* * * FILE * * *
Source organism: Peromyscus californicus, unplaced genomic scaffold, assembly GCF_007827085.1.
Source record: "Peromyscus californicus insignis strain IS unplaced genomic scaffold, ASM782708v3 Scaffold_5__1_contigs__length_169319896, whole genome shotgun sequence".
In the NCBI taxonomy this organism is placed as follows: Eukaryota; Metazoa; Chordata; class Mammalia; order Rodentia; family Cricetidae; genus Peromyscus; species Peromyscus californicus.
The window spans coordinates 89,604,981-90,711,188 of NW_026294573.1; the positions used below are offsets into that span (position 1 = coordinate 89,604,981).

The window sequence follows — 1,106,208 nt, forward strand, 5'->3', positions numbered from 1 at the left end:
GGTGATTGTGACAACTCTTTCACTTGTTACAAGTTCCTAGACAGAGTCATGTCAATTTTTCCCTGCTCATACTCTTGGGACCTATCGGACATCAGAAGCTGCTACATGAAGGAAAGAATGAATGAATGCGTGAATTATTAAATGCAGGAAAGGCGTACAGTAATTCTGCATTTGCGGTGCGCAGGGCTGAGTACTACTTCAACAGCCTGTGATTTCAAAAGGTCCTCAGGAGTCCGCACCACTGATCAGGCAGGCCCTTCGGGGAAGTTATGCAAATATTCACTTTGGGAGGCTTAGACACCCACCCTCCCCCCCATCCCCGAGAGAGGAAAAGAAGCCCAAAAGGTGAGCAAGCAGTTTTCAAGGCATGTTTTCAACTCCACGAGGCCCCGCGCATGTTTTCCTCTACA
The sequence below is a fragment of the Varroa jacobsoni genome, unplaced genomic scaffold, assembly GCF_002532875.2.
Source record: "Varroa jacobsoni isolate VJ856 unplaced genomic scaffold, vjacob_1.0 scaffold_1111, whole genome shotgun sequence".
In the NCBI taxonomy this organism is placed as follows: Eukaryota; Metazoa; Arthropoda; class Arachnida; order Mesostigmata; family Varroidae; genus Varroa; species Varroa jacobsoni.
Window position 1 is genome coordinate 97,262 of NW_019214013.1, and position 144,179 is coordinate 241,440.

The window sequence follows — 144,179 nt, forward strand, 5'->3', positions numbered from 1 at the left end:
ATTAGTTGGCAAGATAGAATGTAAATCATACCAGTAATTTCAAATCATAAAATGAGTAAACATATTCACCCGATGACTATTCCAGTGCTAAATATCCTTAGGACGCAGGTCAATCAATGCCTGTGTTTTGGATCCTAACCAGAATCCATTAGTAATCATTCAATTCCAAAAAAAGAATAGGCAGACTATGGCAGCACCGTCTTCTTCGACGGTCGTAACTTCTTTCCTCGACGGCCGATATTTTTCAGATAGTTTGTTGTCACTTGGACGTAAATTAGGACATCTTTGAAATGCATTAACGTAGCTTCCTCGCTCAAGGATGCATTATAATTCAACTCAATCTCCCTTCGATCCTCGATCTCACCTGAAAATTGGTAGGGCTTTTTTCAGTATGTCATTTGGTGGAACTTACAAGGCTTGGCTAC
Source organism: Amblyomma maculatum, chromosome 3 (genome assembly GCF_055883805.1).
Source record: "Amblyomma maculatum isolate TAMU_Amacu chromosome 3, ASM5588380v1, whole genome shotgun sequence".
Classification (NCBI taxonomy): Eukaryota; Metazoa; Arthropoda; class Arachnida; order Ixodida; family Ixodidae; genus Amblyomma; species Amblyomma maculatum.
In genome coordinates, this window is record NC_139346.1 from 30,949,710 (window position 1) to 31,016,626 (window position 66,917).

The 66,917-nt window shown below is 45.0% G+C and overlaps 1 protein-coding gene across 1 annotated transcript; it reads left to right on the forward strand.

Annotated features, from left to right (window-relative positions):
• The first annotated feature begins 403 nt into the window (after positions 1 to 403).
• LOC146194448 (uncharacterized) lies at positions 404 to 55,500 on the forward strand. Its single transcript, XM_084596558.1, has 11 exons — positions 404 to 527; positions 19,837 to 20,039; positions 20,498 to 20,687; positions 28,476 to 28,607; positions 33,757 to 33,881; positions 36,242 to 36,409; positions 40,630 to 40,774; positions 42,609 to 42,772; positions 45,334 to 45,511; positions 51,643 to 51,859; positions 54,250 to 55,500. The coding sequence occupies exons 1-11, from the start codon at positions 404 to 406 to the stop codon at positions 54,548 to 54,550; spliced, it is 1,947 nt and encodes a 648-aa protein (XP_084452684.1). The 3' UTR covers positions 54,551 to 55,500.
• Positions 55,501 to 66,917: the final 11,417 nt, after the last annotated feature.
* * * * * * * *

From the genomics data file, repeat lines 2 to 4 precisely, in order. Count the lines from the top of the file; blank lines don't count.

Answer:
Source record: "Peromyscus californicus insignis strain IS unplaced genomic scaffold, ASM782708v3 Scaffold_5__1_contigs__length_169319896, whole genome shotgun sequence".
In the NCBI taxonomy this organism is placed as follows: Eukaryota; Metazoa; Chordata; class Mammalia; order Rodentia; family Cricetidae; genus Peromyscus; species Peromyscus californicus.
The window spans coordinates 89,604,981-90,711,188 of NW_026294573.1; the positions used below are offsets into that span (position 1 = coordinate 89,604,981).